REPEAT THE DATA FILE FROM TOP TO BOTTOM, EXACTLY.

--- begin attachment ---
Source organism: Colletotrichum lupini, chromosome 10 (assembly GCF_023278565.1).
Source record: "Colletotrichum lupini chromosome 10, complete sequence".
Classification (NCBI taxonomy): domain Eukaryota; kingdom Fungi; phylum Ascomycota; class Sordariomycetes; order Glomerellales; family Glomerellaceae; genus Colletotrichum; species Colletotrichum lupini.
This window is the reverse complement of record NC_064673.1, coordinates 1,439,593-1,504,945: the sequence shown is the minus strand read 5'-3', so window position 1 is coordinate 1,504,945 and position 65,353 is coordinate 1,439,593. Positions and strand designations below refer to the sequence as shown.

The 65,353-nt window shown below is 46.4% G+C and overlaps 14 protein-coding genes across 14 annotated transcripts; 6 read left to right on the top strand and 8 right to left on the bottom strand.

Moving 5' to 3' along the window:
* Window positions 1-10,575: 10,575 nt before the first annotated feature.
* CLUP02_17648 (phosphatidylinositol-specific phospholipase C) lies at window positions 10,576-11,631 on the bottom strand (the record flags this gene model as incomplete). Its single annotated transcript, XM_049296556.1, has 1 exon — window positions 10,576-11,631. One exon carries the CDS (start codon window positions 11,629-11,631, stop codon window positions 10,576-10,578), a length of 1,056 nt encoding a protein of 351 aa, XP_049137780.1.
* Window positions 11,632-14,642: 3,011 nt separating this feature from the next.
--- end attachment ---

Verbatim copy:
Source organism: Colletotrichum lupini, chromosome 10 (assembly GCF_023278565.1).
Source record: "Colletotrichum lupini chromosome 10, complete sequence".
Classification (NCBI taxonomy): domain Eukaryota; kingdom Fungi; phylum Ascomycota; class Sordariomycetes; order Glomerellales; family Glomerellaceae; genus Colletotrichum; species Colletotrichum lupini.
This window is the reverse complement of record NC_064673.1, coordinates 1,439,593-1,504,945: the sequence shown is the minus strand read 5'-3', so window position 1 is coordinate 1,504,945 and position 65,353 is coordinate 1,439,593. Positions and strand designations below refer to the sequence as shown.

The 65,353-nt window shown below is 46.4% G+C and overlaps 14 protein-coding genes across 14 annotated transcripts; 6 read left to right on the top strand and 8 right to left on the bottom strand.

Moving 5' to 3' along the window:
* Window positions 1-10,575: 10,575 nt before the first annotated feature.
* CLUP02_17648 (phosphatidylinositol-specific phospholipase C) lies at window positions 10,576-11,631 on the bottom strand (the record flags this gene model as incomplete). Its single annotated transcript, XM_049296556.1, has 1 exon — window positions 10,576-11,631. One exon carries the CDS (start codon window positions 11,629-11,631, stop codon window positions 10,576-10,578), a length of 1,056 nt encoding a protein of 351 aa, XP_049137780.1.
* Window positions 11,632-14,642: 3,011 nt separating this feature from the next.